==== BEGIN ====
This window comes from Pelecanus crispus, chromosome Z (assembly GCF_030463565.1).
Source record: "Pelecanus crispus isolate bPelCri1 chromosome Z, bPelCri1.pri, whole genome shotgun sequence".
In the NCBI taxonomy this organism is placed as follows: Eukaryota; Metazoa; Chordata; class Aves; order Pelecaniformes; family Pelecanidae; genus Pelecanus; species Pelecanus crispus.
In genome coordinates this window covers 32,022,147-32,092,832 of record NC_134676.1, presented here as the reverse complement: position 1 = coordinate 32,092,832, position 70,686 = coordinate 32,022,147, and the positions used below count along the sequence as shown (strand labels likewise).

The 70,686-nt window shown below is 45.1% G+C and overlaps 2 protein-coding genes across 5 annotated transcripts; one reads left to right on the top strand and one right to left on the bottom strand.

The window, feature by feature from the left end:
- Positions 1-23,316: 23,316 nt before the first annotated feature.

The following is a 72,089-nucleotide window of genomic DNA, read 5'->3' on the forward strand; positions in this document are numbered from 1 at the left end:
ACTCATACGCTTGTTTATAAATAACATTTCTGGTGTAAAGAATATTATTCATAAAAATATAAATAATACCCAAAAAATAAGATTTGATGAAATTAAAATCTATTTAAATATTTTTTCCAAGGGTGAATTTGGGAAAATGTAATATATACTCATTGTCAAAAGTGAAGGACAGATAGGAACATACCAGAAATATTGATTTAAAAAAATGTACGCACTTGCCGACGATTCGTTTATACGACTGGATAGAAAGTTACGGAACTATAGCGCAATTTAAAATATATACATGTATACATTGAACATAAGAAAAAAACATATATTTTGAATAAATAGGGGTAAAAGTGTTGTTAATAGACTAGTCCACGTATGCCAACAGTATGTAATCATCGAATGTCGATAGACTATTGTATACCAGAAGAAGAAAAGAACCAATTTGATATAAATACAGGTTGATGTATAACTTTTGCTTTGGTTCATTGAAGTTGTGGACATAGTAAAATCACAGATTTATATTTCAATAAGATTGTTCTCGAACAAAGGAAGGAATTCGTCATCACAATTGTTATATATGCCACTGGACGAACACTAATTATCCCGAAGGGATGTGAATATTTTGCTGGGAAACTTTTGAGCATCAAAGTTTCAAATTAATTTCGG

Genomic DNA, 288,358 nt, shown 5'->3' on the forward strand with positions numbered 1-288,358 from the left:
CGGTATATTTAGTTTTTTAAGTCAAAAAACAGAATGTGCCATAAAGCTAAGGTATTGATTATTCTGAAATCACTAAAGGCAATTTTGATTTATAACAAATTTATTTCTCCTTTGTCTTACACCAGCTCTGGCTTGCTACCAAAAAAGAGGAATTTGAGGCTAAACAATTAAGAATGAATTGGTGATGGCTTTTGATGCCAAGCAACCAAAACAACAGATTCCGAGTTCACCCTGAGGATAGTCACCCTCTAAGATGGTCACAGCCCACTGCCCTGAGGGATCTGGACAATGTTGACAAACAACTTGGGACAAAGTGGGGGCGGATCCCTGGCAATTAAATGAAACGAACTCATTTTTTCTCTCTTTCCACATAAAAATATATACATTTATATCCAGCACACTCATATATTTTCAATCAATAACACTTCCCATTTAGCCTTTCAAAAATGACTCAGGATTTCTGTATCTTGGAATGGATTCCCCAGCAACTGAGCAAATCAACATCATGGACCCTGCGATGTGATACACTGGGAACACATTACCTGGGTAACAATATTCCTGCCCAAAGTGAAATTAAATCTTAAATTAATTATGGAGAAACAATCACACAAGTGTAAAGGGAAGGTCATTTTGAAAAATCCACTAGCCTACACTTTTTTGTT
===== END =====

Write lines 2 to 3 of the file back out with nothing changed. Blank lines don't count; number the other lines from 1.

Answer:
Source record: "Pelecanus crispus isolate bPelCri1 chromosome Z, bPelCri1.pri, whole genome shotgun sequence".
In the NCBI taxonomy this organism is placed as follows: Eukaryota; Metazoa; Chordata; class Aves; order Pelecaniformes; family Pelecanidae; genus Pelecanus; species Pelecanus crispus.